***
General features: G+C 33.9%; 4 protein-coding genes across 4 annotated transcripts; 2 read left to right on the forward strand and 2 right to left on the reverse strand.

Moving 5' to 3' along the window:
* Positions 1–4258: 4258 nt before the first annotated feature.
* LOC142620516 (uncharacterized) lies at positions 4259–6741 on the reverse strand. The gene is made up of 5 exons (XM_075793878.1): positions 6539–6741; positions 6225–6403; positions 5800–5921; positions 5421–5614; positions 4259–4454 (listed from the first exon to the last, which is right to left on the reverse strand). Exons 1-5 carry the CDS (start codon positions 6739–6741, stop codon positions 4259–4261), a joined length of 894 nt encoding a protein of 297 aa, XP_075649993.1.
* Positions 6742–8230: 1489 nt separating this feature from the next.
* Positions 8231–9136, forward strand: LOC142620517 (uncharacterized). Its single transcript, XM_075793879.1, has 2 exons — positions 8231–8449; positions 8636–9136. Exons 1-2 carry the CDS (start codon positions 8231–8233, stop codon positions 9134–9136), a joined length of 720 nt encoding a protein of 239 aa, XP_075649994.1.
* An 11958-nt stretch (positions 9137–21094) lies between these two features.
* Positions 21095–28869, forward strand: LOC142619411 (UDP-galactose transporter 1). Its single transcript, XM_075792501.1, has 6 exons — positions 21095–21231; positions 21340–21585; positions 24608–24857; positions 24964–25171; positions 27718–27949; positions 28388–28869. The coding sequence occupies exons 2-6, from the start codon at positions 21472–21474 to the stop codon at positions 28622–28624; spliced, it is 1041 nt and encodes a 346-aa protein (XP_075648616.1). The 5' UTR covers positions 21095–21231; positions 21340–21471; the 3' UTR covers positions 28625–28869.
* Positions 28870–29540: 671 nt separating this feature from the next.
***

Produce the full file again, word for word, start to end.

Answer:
General features: G+C 33.9%; 4 protein-coding genes across 4 annotated transcripts; 2 read left to right on the forward strand and 2 right to left on the reverse strand.

Moving 5' to 3' along the window:
* Positions 1–4258: 4258 nt before the first annotated feature.
* LOC142620516 (uncharacterized) lies at positions 4259–6741 on the reverse strand. The gene is made up of 5 exons (XM_075793878.1): positions 6539–6741; positions 6225–6403; positions 5800–5921; positions 5421–5614; positions 4259–4454 (listed from the first exon to the last, which is right to left on the reverse strand). Exons 1-5 carry the CDS (start codon positions 6739–6741, stop codon positions 4259–4261), a joined length of 894 nt encoding a protein of 297 aa, XP_075649993.1.
* Positions 6742–8230: 1489 nt separating this feature from the next.
* Positions 8231–9136, forward strand: LOC142620517 (uncharacterized). Its single transcript, XM_075793879.1, has 2 exons — positions 8231–8449; positions 8636–9136. Exons 1-2 carry the CDS (start codon positions 8231–8233, stop codon positions 9134–9136), a joined length of 720 nt encoding a protein of 239 aa, XP_075649994.1.
* An 11958-nt stretch (positions 9137–21094) lies between these two features.
* Positions 21095–28869, forward strand: LOC142619411 (UDP-galactose transporter 1). Its single transcript, XM_075792501.1, has 6 exons — positions 21095–21231; positions 21340–21585; positions 24608–24857; positions 24964–25171; positions 27718–27949; positions 28388–28869. The coding sequence occupies exons 2-6, from the start codon at positions 21472–21474 to the stop codon at positions 28622–28624; spliced, it is 1041 nt and encodes a 346-aa protein (XP_075648616.1). The 5' UTR covers positions 21095–21231; positions 21340–21471; the 3' UTR covers positions 28625–28869.
* Positions 28870–29540: 671 nt separating this feature from the next.